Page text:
Día de los Muertos

calavera

Day of the Dead (‘Día de los Muertos’) is a Mexican holiday where people gather to pray for and remember friends and family members who have died. The celebration takes place on November 1, in connection with the Catholic holidays of All Saints’ Day and All Souls’ Day (November 2).

Traditions connected with the holiday include building private altars honoring the deceased using edible sugar skulls, marigolds, and the favorite foods and beverages of the departed and visiting graves with these as gifts. They also leave possessions of the deceased. Scholars trace the origins of the modern Mexican holiday to indigenous observances dating back hundreds of years and to an Aztec festival dedicated to the goddess Mictecacihuatl (Queen of the Underworld).

The holiday has spread throughout the world: In Brazil, ‘Dia de Finados’ is a public holiday that many Brazilians celebrate by visiting cemeteries and churches. In Spain, there are festivals and parades, and, at the end of the day, people gather at cemeteries and pray for their dead loved ones. Similar observances occur elsewhere in Europe, and similarly themed celebrations appear in many Asian and African cultures.

The Day of the Dead celebrations in Mexico can be traced back to its indigenous pagan cultures. Rituals celebrating the deaths of ancestors had been observed by these civilizations perhaps for as long as 2,500–3,000 years. In the pre-Hispanic era, skulls were commonly kept as trophies and displayed during the rituals to symbolize death and rebirth. The festival that became the modern Day of the Dead fell in the ninth month of the Aztec calendar, about the beginning of August, and was celebrated for an entire month. The festivities were dedicated to the goddess known as the ‘Lady of the Dead,’ corresponding to the modern Catrina (one of the most popular figures of Day of the Dead celebrations). In most regions of Mexico, November 1 is to honor children and infants, whereas deceased adults are honored on November 2. This is indicated by generally referring to November 1 mainly as ‘Día de los Inocentes’ (‘Day of the Innocent’) but also as ‘Día de los Angelitos’ (‘Day of the Little Angels’) and November 2 as ‘Día de los Muertos’ or ‘Día de los Difuntos’ (‘Day of the Dead’).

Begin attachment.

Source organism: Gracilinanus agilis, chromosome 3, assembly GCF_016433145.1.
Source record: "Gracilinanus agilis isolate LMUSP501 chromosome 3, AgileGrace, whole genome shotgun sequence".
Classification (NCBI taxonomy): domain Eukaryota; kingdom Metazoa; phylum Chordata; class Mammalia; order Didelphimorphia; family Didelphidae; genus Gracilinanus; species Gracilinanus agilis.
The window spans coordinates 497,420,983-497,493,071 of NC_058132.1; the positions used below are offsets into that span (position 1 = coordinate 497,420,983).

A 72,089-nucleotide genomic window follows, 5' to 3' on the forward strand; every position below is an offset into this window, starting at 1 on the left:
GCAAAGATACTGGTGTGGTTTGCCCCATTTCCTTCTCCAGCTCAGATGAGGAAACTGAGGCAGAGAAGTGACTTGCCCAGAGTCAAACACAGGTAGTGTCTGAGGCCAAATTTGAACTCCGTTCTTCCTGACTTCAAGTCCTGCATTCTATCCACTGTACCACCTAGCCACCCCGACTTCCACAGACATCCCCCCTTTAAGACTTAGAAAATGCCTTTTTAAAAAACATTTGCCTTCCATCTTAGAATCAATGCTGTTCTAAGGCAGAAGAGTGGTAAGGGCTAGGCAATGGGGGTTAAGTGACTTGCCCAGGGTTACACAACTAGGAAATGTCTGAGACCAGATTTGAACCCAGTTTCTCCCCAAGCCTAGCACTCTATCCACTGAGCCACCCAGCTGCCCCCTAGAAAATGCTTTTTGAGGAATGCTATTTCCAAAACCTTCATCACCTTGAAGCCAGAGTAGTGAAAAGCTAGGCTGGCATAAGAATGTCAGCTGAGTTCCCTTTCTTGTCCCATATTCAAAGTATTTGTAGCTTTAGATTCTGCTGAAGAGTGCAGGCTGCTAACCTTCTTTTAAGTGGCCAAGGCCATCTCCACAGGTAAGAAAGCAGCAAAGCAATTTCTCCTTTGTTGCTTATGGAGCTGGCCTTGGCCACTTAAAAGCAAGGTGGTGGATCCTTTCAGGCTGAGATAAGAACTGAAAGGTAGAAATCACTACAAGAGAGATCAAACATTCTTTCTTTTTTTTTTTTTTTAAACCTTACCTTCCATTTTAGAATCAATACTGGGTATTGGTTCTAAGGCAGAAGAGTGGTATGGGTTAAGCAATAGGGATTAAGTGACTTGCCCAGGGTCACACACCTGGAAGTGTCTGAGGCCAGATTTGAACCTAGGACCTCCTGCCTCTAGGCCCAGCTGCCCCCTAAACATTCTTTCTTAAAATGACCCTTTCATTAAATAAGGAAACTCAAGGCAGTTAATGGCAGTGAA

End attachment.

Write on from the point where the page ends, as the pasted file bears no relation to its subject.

People go to cemeteries to be with the souls of the departed and build private altars containing the favorite foods and beverages, as well as photos and memorabilia, of the departed. The intent is to encourage visits by the souls, so the souls will hear the prayers and the comments of the living directed to them. Celebrations can take a humorous tone, as celebrants remember funny events and anecdotes about the departed. Plans for the day are made throughout the year, including gathering the goods to be offered to the dead. During the three-day period, families usually clean and decorate graves; most visit the cemeteries where their loved ones are buried and decorate their graves with ‘ofrendas’ (‘offerings’), which often include orange Mexican marigolds called ‘cempasúchil’ (originally named ‘cempoaxochitl,’ Nahuatl for ‘twenty flowers’). In modern Mexico, this name is sometimes replaced with the term ‘Flor de Muerto’ (‘Flower of the Dead’). These flowers are thought to attract souls of the dead to the offerings.

Toys are brought for dead children, and bottles of tequila, mezcal or pulque (an alcoholic beverage made from the fermented sap of the maguey plant) or jars of atole (a masa-based hot drink) for adults. Families will also offer trinkets or the deceased’s favorite candies on the grave. Ofrendas are also put in homes, usually with foods such as candied pumpkin, ‘pan de muerto’ (‘bread of the dead’), and sugar skulls. The ofrendas are left out in the homes as a welcoming gesture for the deceased. Some people believe the spirits of the dead eat the ‘spiritual essence’ of the ofrendas food, so though the celebrators eat the food after the festivities, they believe it lacks nutritional value. Pillows and blankets are left out so the deceased can rest after their long journey. In some parts of Mexico, such as the towns of Mixquic, Pátzcuaro and Janitzio, people spend all night beside the graves of their relatives. In many places, people have picnics at the grave site, as well.